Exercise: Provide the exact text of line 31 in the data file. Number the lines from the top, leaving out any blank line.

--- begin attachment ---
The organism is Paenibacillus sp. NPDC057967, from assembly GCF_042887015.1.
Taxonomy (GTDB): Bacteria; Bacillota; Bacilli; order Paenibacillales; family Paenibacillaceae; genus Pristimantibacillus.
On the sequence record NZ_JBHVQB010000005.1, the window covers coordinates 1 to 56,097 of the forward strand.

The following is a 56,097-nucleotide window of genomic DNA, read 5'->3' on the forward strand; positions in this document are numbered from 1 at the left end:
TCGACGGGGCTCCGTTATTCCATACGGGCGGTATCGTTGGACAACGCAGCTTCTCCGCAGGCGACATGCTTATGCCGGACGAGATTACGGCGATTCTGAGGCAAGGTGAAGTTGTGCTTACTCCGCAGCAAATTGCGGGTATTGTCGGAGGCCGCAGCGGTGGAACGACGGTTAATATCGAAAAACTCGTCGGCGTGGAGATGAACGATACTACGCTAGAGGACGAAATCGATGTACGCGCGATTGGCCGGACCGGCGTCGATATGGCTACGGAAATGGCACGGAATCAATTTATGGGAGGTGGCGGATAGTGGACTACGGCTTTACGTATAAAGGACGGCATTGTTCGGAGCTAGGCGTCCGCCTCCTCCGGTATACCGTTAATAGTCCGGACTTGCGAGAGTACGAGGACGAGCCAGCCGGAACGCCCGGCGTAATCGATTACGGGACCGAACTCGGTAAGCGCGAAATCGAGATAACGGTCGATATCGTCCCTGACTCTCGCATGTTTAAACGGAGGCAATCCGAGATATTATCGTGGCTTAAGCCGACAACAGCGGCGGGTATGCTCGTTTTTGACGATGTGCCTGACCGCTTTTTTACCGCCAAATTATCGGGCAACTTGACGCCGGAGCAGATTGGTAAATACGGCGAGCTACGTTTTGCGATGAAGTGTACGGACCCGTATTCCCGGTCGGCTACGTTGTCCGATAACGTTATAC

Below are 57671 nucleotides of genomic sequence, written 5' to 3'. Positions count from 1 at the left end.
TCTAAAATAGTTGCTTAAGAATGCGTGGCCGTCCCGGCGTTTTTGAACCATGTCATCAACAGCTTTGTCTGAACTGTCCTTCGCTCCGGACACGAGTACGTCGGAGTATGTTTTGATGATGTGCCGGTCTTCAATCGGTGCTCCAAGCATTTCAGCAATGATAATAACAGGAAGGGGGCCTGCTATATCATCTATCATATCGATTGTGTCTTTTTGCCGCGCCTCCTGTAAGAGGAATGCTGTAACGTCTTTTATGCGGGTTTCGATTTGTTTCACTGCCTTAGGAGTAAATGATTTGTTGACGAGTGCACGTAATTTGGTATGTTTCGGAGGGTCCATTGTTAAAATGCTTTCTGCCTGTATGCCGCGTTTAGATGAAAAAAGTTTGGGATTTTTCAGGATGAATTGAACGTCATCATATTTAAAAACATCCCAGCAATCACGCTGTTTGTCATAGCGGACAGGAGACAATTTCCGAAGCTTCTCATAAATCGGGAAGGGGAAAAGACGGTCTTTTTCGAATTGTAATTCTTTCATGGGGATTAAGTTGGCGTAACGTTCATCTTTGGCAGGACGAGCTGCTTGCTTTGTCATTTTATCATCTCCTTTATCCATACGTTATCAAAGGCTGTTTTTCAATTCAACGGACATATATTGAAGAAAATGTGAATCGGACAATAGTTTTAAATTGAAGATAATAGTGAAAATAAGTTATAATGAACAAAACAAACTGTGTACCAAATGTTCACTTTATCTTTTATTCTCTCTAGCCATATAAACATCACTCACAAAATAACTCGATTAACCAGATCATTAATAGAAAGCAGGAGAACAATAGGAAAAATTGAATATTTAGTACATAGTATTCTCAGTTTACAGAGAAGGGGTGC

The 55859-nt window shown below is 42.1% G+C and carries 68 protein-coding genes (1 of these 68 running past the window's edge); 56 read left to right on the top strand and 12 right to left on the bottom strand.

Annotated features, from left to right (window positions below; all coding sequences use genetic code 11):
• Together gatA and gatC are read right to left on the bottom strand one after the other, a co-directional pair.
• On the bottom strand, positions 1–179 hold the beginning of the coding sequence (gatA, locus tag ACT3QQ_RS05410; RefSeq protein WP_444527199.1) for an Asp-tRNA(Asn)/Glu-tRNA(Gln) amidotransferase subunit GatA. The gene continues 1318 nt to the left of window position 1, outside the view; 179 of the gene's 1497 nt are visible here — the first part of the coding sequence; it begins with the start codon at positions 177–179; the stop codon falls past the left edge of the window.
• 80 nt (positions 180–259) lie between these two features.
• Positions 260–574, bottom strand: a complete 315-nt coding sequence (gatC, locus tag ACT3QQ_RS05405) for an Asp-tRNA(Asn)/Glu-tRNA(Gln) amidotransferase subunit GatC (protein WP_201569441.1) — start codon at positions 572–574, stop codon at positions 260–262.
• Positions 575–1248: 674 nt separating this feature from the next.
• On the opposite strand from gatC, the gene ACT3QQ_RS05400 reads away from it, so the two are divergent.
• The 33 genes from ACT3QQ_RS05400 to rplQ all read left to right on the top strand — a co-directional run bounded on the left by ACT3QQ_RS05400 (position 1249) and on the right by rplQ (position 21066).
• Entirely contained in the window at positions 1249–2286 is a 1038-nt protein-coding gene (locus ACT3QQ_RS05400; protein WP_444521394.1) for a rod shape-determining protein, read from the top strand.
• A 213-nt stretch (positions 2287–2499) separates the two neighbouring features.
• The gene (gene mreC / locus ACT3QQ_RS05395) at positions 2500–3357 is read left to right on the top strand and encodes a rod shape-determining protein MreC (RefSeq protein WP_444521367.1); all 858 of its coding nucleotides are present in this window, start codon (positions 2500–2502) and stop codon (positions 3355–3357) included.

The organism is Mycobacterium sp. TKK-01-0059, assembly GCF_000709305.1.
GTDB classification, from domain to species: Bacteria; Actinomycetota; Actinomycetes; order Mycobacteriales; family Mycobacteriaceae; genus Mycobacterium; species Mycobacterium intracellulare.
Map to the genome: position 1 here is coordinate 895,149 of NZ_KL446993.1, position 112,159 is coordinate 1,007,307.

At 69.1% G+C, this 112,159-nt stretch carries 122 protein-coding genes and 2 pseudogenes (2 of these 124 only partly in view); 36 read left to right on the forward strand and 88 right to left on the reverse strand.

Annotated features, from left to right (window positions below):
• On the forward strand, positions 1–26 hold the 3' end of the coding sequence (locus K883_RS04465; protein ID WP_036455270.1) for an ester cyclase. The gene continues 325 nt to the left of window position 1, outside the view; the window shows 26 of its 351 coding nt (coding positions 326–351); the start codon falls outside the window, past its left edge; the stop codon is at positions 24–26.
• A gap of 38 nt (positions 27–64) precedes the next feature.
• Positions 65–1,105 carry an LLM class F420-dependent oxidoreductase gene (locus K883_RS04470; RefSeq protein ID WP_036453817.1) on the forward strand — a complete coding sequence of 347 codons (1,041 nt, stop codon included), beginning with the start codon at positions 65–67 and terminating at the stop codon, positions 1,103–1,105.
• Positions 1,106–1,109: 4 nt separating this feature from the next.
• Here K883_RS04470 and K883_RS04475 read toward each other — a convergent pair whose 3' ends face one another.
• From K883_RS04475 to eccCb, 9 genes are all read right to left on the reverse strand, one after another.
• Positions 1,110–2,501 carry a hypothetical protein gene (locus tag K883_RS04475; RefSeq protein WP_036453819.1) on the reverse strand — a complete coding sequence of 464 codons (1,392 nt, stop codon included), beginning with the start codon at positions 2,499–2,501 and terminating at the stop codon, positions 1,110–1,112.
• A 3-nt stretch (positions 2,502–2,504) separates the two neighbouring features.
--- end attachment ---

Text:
• Positions 1,110–2,501 carry a hypothetical protein gene (locus tag K883_RS04475; RefSeq protein WP_036453819.1) on the reverse strand — a complete coding sequence of 464 codons (1,392 nt, stop codon included), beginning with the start codon at positions 2,499–2,501 and terminating at the stop codon, positions 1,110–1,112.